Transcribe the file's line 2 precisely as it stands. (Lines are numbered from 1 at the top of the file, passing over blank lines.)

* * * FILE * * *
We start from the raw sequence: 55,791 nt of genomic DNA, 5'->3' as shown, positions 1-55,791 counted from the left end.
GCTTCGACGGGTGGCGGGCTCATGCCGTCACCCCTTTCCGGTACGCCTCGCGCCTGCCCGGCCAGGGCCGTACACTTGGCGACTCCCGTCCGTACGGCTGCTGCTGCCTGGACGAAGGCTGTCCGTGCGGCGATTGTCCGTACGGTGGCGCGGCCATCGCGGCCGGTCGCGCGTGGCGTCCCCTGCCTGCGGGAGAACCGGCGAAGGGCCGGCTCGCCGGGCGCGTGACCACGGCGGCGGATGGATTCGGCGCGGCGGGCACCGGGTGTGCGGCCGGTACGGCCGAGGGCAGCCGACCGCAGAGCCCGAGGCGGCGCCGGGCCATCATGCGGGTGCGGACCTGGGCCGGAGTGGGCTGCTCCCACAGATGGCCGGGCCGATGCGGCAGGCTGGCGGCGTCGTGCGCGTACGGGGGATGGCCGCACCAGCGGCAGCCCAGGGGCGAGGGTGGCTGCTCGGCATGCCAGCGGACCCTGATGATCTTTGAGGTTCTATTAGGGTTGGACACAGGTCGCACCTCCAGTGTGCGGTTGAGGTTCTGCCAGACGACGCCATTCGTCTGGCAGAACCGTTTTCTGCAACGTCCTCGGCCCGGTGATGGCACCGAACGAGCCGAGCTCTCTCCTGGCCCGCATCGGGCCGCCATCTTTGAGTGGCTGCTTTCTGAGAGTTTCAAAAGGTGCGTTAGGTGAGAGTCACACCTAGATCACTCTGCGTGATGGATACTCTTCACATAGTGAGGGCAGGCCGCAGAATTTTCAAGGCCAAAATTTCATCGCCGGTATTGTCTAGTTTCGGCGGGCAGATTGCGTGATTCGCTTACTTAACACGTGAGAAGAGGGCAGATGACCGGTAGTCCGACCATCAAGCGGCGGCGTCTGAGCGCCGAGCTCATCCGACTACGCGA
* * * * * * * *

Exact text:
GCTTCGACGGGTGGCGGGCTCATGCCGTCACCCCTTTCCGGTACGCCTCGCGCCTGCCCGGCCAGGGCCGTACACTTGGCGACTCCCGTCCGTACGGCTGCTGCTGCCTGGACGAAGGCTGTCCGTGCGGCGATTGTCCGTACGGTGGCGCGGCCATCGCGGCCGGTCGCGCGTGGCGTCCCCTGCCTGCGGGAGAACCGGCGAAGGGCCGGCTCGCCGGGCGCGTGACCACGGCGGCGGATGGATTCGGCGCGGCGGGCACCGGGTGTGCGGCCGGTACGGCCGAGGGCAGCCGACCGCAGAGCCCGAGGCGGCGCCGGGCCATCATGCGGGTGCGGACCTGGGCCGGAGTGGGCTGCTCCCACAGATGGCCGGGCCGATGCGGCAGGCTGGCGGCGTCGTGCGCGTACGGGGGATGGCCGCACCAGCGGCAGCCCAGGGGCGAGGGTGGCTGCTCGGCATGCCAGCGGACCCTGATGATCTTTGAGGTTCTATTAGGGTTGGACACAGGTCGCACCTCCAGTGTGCGGTTGAGGTTCTGCCAGACGACGCCATTCGTCTGGCAGAACCGTTTTCTGCAACGTCCTCGGCCCGGTGATGGCACCGAACGAGCCGAGCTCTCTCCTGGCCCGCATCGGGCCGCCATCTTTGAGTGGCTGCTTTCTGAGAGTTTCAAAAGGTGCGTTAGGTGAGAGTCACACCTAGATCACTCTGCGTGATGGATACTCTTCACATAGTGAGGGCAGGCCGCAGAATTTTCAAGGCCAAAATTTCATCGCCGGTATTGTCTAGTTTCGGCGGGCAGATTGCGTGATTCGCTTACTTAACACGTGAGAAGAGGGCAGATGACCGGTAGTCCGACCATCAAGCGGCGGCGTCTGAGCGCCGAGCTCATCCGACTACGCGA